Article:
Review Summary: Nothing new but nothing changed either from Covenant, just yet another brilliant album from the group1 of 2 thought this review was well writtenLeaving Babylon
is Covenant’s latest installation in their discography, and to be perfectly honest, this is easily their best effort since Northern Light
. Notably, this album is almost entirely beat based, with infuriatingly catchy hooks, and soulful lyrics, rounding in this to be a nice treat for an already fan of Covenant (and possibly a random person looking for 2013 synth-based music).
Admittedly, I wasn’t expecting too much from this album (personally I’m not too keen on this-day-and-age EBM), but I was completely blown away from this album. They’ve made powerful melodies and smoothly produced rhythms in the past, but this one feels like they spent hours upon hours carefully producing ever sound and pattern. This is essentially more of the same from the group; bouncy rhythms, creative arrangements, and strikingly beautiful melodies.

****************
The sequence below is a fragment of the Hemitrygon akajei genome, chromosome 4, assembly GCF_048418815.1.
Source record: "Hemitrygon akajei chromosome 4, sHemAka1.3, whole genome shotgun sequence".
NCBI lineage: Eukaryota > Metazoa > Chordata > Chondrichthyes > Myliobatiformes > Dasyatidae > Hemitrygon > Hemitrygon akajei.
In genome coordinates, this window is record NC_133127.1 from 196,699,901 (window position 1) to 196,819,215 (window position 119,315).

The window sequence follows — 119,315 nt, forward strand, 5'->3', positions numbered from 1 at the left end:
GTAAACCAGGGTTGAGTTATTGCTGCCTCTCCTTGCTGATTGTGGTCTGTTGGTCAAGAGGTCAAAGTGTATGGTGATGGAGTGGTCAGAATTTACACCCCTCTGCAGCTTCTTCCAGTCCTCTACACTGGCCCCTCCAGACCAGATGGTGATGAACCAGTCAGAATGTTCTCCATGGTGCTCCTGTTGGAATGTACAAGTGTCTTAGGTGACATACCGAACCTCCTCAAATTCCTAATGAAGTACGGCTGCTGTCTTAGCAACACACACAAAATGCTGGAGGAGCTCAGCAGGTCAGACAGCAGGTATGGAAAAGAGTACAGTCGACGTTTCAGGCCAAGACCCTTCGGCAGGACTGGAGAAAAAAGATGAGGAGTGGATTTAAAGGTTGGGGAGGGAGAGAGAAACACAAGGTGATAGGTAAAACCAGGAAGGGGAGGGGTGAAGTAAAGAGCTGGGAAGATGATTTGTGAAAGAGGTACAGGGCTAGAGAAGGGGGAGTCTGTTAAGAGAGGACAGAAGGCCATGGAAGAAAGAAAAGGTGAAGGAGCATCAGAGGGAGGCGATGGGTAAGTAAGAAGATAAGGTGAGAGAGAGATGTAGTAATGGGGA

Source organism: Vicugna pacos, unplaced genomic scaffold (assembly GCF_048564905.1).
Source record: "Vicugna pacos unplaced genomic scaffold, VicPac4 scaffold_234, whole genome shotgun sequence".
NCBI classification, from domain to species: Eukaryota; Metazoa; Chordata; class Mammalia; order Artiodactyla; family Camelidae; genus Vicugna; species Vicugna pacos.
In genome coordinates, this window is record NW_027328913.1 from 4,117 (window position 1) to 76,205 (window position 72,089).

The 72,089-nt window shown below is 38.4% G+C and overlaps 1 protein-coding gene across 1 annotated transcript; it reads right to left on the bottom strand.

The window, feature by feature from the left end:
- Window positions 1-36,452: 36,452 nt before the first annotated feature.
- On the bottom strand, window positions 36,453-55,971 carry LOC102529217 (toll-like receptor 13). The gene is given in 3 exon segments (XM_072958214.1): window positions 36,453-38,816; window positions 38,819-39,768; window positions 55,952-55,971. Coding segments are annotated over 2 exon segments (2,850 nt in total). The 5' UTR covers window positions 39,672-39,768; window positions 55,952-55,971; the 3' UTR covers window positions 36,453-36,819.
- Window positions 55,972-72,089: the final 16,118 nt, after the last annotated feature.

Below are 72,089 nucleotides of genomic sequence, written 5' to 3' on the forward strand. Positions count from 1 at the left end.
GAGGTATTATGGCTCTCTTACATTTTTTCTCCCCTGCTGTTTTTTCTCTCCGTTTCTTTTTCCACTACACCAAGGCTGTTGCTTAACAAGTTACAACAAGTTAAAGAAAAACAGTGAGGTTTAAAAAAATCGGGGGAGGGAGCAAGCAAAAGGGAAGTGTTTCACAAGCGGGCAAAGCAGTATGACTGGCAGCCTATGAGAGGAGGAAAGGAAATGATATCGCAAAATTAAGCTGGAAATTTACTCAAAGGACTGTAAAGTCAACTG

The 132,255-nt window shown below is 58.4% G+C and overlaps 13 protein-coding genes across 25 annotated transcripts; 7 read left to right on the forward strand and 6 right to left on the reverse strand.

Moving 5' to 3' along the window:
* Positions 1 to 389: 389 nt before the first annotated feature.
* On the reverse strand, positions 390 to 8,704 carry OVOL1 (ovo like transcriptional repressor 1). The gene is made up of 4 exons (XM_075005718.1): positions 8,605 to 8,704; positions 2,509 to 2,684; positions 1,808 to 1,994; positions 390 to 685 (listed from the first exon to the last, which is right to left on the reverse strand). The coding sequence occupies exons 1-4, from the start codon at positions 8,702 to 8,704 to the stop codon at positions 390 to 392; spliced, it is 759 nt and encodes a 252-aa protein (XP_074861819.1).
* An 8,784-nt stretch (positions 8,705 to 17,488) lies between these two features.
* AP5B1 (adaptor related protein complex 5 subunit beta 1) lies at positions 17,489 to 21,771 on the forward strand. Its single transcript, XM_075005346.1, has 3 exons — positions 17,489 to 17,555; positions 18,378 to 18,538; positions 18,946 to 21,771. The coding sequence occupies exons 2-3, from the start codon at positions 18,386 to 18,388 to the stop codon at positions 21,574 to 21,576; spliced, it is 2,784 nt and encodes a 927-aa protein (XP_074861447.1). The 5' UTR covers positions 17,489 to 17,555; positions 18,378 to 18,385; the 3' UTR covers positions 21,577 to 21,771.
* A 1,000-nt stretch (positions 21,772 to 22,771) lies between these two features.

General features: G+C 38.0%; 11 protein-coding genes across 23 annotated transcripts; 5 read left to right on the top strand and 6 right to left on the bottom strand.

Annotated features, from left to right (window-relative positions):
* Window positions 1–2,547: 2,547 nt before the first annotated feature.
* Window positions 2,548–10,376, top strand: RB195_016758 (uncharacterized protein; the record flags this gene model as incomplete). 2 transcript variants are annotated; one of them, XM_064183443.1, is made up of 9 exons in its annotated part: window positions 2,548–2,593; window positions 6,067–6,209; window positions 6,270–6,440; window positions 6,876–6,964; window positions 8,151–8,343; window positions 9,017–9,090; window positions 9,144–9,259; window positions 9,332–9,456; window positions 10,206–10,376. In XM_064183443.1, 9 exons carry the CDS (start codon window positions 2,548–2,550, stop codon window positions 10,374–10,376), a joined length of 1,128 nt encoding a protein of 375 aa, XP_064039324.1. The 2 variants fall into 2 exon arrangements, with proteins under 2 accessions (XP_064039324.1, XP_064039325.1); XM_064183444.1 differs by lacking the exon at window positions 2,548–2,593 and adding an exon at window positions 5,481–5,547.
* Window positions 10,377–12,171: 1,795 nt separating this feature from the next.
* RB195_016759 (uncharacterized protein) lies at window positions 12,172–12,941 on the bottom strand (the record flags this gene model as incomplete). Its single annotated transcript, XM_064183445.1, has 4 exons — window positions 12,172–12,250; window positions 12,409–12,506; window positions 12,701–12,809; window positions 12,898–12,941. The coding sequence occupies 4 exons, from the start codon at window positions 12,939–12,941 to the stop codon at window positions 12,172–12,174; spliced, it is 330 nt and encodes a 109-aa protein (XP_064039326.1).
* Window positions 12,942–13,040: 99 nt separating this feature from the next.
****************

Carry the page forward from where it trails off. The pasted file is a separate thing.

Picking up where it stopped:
Although there are only nine tracks here (with a hidden track at the end), they are all spectacular. ‘Thy Kingdom Come’ is brought upon by a dramatic intro and then escalates into a full-fledged blast of a tune, whereas ‘I Walk Slow’ is a gloomier, depressing song. ‘Ignorance & Bliss’ is my favorite, mostly due to the astonishingly brilliant melody and pulsating chorus, and ‘Not to be Here’ is an eerily creepy finale directed toward the sound effects and melancholy synthesizers. This is, by far, Covenant’s greatest album since Northern Light
, and a definite contester for the album of the year (in my books). There are many positive qualities with each song, nothing too depressing but nothing too glittery either; they all seem to enrich your mood and brighten your day.